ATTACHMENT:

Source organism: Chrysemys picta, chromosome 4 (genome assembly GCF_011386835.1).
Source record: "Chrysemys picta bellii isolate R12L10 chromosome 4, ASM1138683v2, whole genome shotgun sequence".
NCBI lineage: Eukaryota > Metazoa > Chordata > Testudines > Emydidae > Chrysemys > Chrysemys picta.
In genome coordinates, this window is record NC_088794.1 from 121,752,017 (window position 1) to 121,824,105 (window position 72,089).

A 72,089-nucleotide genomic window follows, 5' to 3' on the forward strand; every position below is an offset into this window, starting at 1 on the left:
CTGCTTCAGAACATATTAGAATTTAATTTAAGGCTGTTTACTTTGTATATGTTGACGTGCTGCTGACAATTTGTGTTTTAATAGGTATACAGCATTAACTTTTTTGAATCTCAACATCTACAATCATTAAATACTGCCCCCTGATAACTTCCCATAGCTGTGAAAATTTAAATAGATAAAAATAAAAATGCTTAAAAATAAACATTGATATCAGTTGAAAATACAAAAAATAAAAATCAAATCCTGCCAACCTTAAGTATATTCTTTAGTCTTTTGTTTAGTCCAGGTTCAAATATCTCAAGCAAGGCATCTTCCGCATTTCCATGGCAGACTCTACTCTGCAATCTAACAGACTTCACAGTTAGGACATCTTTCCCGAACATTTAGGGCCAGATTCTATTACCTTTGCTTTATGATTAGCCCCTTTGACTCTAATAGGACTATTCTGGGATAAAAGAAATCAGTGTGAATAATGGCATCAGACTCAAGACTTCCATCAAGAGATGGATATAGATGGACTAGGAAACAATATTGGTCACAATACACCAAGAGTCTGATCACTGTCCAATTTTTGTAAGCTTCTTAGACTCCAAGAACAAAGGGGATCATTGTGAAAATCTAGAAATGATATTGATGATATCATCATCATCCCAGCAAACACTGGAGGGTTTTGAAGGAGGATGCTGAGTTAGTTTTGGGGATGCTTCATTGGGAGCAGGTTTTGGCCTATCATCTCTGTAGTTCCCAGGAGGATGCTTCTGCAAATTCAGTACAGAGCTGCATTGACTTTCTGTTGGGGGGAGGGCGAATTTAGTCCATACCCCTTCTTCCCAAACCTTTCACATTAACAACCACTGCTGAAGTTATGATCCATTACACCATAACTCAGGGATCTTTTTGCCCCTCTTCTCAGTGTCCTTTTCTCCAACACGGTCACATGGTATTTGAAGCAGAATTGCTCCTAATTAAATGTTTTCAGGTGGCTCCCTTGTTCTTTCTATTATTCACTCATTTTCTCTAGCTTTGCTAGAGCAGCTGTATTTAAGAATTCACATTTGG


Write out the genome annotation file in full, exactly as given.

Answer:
Source organism: Chrysemys picta, chromosome 4 (genome assembly GCF_011386835.1).
Source record: "Chrysemys picta bellii isolate R12L10 chromosome 4, ASM1138683v2, whole genome shotgun sequence".
NCBI lineage: Eukaryota > Metazoa > Chordata > Testudines > Emydidae > Chrysemys > Chrysemys picta.
In genome coordinates, this window is record NC_088794.1 from 121,752,017 (window position 1) to 121,824,105 (window position 72,089).

A 72,089-nucleotide genomic window follows, 5' to 3' on the forward strand; every position below is an offset into this window, starting at 1 on the left:
CTGCTTCAGAACATATTAGAATTTAATTTAAGGCTGTTTACTTTGTATATGTTGACGTGCTGCTGACAATTTGTGTTTTAATAGGTATACAGCATTAACTTTTTTGAATCTCAACATCTACAATCATTAAATACTGCCCCCTGATAACTTCCCATAGCTGTGAAAATTTAAATAGATAAAAATAAAAATGCTTAAAAATAAACATTGATATCAGTTGAAAATACAAAAAATAAAAATCAAATCCTGCCAACCTTAAGTATATTCTTTAGTCTTTTGTTTAGTCCAGGTTCAAATATCTCAAGCAAGGCATCTTCCGCATTTCCATGGCAGACTCTACTCTGCAATCTAACAGACTTCACAGTTAGGACATCTTTCCCGAACATTTAGGGCCAGATTCTATTACCTTTGCTTTATGATTAGCCCCTTTGACTCTAATAGGACTATTCTGGGATAAAAGAAATCAGTGTGAATAATGGCATCAGACTCAAGACTTCCATCAAGAGATGGATATAGATGGACTAGGAAACAATATTGGTCACAATACACCAAGAGTCTGATCACTGTCCAATTTTTGTAAGCTTCTTAGACTCCAAGAACAAAGGGGATCATTGTGAAAATCTAGAAATGATATTGATGATATCATCATCATCCCAGCAAACACTGGAGGGTTTTGAAGGAGGATGCTGAGTTAGTTTTGGGGATGCTTCATTGGGAGCAGGTTTTGGCCTATCATCTCTGTAGTTCCCAGGAGGATGCTTCTGCAAATTCAGTACAGAGCTGCATTGACTTTCTGTTGGGGGGAGGGCGAATTTAGTCCATACCCCTTCTTCCCAAACCTTTCACATTAACAACCACTGCTGAAGTTATGATCCATTACACCATAACTCAGGGATCTTTTTGCCCCTCTTCTCAGTGTCCTTTTCTCCAACACGGTCACATGGTATTTGAAGCAGAATTGCTCCTAATTAAATGTTTTCAGGTGGCTCCCTTGTTCTTTCTATTATTCACTCATTTTCTCTAGCTTTGCTAGAGCAGCTGTATTTAAGAATTCACATTTGG